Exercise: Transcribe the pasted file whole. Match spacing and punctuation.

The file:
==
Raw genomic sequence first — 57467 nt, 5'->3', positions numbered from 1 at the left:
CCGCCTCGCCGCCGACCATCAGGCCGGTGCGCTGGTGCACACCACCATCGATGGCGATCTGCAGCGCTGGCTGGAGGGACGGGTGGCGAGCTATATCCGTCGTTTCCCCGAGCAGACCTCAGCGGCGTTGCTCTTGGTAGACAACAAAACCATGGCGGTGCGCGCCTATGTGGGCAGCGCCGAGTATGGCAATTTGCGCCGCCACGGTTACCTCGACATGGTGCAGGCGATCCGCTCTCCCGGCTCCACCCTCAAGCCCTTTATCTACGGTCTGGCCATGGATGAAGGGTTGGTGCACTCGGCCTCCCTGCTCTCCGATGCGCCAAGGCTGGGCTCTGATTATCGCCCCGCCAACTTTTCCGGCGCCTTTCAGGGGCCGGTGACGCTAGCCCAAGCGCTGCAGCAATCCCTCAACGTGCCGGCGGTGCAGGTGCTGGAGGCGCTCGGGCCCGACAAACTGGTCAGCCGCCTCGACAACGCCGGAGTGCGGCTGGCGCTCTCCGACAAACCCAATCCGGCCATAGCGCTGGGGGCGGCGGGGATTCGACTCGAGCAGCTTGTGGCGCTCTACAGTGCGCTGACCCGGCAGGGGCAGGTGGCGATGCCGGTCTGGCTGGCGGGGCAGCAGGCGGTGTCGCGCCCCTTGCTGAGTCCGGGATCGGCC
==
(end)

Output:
Raw genomic sequence first — 57467 nt, 5'->3', positions numbered from 1 at the left:
CCGCCTCGCCGCCGACCATCAGGCCGGTGCGCTGGTGCACACCACCATCGATGGCGATCTGCAGCGCTGGCTGGAGGGACGGGTGGCGAGCTATATCCGTCGTTTCCCCGAGCAGACCTCAGCGGCGTTGCTCTTGGTAGACAACAAAACCATGGCGGTGCGCGCCTATGTGGGCAGCGCCGAGTATGGCAATTTGCGCCGCCACGGTTACCTCGACATGGTGCAGGCGATCCGCTCTCCCGGCTCCACCCTCAAGCCCTTTATCTACGGTCTGGCCATGGATGAAGGGTTGGTGCACTCGGCCTCCCTGCTCTCCGATGCGCCAAGGCTGGGCTCTGATTATCGCCCCGCCAACTTTTCCGGCGCCTTTCAGGGGCCGGTGACGCTAGCCCAAGCGCTGCAGCAATCCCTCAACGTGCCGGCGGTGCAGGTGCTGGAGGCGCTCGGGCCCGACAAACTGGTCAGCCGCCTCGACAACGCCGGAGTGCGGCTGGCGCTCTCCGACAAACCCAATCCGGCCATAGCGCTGGGGGCGGCGGGGATTCGACTCGAGCAGCTTGTGGCGCTCTACAGTGCGCTGACCCGGCAGGGGCAGGTGGCGATGCCGGTCTGGCTGGCGGGGCAGCAGGCGGTGTCGCGCCCCTTGCTGAGTCCGGGATCGGCC